How do you know you have (achieved) …?
What let's you know to ...? 
What do you see, hear and/or feel that lets you know …?
Motivation/
Enablers
What's important to you about …?
What makes it possible for you to …?
What does … lead to or make possible?
Exceptions
What do you do if it doesn't go well / doesn't work?
How do you know to stop trying to (achieve) …?
Under what circumstances would you not ...?

Clean Language

In addition to the above, David Grove’s Clean Language is ideal for modelling because it …

  • Makes maximum use of an exemplar’s terminology.
  • Conforms to the logic and presuppositions of an exemplar’s constructs.
  • Only introduces ‘universal’ metaphors of form, space and time.
  • Only use nonverbals congruent with an exemplar’s nonverbals. 

Basic Clean Language modelling questions

[  ] = Exemplar's exact words

Identify And how do you know [  ]?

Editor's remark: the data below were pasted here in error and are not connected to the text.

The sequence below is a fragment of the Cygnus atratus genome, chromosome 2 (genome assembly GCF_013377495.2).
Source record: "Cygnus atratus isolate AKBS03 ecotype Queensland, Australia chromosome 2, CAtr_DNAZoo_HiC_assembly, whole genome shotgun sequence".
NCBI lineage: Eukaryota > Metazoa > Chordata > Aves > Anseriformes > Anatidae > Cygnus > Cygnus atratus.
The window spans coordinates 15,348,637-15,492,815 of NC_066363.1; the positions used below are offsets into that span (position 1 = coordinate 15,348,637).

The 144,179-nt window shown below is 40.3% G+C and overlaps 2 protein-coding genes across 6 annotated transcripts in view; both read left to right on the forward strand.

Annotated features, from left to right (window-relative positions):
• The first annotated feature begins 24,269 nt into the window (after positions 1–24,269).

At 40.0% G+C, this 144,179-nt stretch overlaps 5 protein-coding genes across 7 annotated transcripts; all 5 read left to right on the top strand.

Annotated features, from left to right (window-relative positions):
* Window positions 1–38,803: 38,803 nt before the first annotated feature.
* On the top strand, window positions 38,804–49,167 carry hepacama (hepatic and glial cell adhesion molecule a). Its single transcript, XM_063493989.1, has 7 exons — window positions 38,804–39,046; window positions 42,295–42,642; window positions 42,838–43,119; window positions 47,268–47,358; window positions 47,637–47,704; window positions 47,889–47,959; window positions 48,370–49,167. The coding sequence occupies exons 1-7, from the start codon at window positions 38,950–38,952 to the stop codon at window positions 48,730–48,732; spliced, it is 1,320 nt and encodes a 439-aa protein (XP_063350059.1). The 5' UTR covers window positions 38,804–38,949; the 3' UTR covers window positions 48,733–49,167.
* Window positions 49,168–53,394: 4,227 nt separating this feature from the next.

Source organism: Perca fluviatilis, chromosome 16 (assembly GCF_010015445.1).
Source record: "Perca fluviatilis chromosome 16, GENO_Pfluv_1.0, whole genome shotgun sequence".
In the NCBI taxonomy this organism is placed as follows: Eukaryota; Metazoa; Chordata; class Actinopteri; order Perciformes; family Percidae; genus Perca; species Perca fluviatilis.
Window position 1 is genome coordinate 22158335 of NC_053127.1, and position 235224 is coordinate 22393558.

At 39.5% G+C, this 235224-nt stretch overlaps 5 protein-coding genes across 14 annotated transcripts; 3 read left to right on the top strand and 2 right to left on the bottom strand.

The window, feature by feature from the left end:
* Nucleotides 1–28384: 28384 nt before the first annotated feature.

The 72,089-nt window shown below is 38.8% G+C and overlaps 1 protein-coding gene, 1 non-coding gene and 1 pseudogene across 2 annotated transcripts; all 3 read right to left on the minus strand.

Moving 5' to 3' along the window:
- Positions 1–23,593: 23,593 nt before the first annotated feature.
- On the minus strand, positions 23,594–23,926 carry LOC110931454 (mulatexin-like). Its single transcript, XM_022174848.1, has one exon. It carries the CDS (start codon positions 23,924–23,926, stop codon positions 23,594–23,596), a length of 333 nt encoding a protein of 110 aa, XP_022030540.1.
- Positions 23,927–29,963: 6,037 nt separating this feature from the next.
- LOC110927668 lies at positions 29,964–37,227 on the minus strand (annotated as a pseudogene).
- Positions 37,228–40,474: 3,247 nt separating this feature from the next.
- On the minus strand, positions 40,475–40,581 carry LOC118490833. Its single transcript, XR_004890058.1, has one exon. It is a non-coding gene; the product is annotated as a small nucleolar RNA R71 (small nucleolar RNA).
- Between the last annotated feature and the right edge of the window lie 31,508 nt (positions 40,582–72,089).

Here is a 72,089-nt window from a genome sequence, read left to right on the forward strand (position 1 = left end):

And that's [  ] like what?
Develop Form
And what kind of [  ] is that [  ]?
And is there anything else about [  ]?
And where/whereabouts is [  ]?
Relate over Time
And what happens just before [event]?
And then what happens? or And what happens next?
Relate across Space
And when/as [X], what happens to [Y]?

Specialised Clean Language modelling questions
(also called Contextually Clean questions) are used only when the logic of a client’s metaphor permits:

Identify And what determines whether [X] or [Y]?
And what needs to happen for [event]? 
And is there anything else that needs to happen for [event]?
Develop Form
And what happening [location/event]? 
And does [an 'it'] have a size or a shape? 
And how many [group] are there? 
And in which direction is/does [movement]?
And where is [perceiver] [perceiving word] that from?
Relate over
Time/across Space
And where does [  ] come from? 
And is [X] the same or different as/to [Y]? 
And is there a relationship between [X] and [Y]? 
And what's between [X] and [Y]?
And what happens between [event X] and [event Y]?

 »  Home  »  NLP  »  Advanced NLP  »  How to do a Modelling Project
 »  Home  »  Modelling  »  How to Model  »  How to do a Modelling Project
Article Options
The one and only
book about
Clean Space



Insights in Space:
How to use Clean Space to solve problems, generate ideas and spark creativity

James Lawley &
Marian Way

order here
view all featured events